Thomas' Calculus 13th Edition

Published by Pearson
ISBN 10: 0-32187-896-5
ISBN 13: 978-0-32187-896-0

Chapter 2: Limits and Continuity - Section 2.2 - Limit of a Function and Limit Laws - Exercises 2.2 - Page 56: 28



Work Step by Step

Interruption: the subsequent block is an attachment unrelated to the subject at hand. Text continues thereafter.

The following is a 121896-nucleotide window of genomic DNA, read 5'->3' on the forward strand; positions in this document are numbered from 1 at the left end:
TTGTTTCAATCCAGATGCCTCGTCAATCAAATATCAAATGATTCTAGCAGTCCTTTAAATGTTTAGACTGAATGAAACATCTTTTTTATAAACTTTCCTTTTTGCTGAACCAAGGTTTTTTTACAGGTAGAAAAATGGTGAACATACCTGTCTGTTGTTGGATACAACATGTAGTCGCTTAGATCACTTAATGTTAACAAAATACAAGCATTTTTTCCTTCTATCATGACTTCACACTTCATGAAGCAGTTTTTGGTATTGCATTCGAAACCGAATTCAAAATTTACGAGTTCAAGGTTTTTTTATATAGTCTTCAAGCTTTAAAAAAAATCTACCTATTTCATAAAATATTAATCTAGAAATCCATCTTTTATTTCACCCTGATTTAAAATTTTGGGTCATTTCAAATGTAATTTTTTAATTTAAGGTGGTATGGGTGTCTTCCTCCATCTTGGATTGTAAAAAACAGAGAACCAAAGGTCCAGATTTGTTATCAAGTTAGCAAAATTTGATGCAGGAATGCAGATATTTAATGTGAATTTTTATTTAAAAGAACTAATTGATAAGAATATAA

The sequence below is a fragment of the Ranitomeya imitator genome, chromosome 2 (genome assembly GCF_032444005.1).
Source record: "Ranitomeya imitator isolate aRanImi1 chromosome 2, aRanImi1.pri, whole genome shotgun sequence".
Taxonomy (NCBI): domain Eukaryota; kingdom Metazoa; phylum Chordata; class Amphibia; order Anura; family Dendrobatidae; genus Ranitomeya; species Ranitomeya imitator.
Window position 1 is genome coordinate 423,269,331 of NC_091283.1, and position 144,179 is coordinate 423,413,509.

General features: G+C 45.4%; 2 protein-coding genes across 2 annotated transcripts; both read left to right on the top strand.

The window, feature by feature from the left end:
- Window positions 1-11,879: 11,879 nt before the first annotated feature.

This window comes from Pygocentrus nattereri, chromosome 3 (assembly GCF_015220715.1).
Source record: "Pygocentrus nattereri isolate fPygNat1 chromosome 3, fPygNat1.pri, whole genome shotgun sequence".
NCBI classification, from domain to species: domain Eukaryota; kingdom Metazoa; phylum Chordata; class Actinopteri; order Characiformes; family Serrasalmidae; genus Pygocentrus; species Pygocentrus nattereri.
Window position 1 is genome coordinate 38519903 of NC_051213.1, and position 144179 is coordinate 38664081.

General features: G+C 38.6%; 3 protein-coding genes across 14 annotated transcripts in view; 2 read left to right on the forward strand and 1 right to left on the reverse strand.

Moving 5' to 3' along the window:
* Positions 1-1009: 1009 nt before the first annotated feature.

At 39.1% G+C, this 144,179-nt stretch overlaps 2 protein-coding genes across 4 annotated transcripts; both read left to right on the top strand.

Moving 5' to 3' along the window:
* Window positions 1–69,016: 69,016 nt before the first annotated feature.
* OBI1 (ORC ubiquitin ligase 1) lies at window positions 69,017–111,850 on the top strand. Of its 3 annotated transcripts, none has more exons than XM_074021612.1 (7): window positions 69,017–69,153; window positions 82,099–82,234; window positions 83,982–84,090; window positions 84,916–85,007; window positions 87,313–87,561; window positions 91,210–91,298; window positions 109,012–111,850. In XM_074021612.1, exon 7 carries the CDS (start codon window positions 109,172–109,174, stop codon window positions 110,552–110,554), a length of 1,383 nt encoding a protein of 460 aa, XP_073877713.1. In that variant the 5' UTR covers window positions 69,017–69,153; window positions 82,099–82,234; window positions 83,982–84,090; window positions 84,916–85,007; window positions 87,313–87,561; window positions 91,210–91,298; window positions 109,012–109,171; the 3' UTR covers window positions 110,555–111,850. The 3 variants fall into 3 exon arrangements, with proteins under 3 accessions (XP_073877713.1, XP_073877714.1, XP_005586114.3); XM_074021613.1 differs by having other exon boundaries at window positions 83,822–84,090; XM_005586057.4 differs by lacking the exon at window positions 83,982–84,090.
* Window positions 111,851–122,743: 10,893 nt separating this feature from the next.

We want to find $\lim\limits_{t \to -1}\dfrac{t^2+3t+2}{t^2-t-2}$, but we can't use the quotient rule for limits because the limit of the denominator as $t$ approaches -1 is zero, and if we try to substitute $t=-1$ directly, we get zero in both the numerator and the denominator. This means we have a common factor of $t+1$ in both the numerator and the denominator. Note that $\dfrac{t^2+3t+2}{t^2-t-2}=\dfrac{(t+2)(t+1)}{(t-2)(t+1)}=\dfrac{t+2}{t-1}$ for all $t \neq -1.$ Thus $\lim\limits_{t \to -1}\dfrac{t^2+3t+2}{t^2-t-2}=\lim\limits_{t \to -1}\dfrac{t+2}{t-1}=\dfrac{-1+2}{-1-1}=\dfrac{1}{-2}=-\dfrac{1}{2}.$
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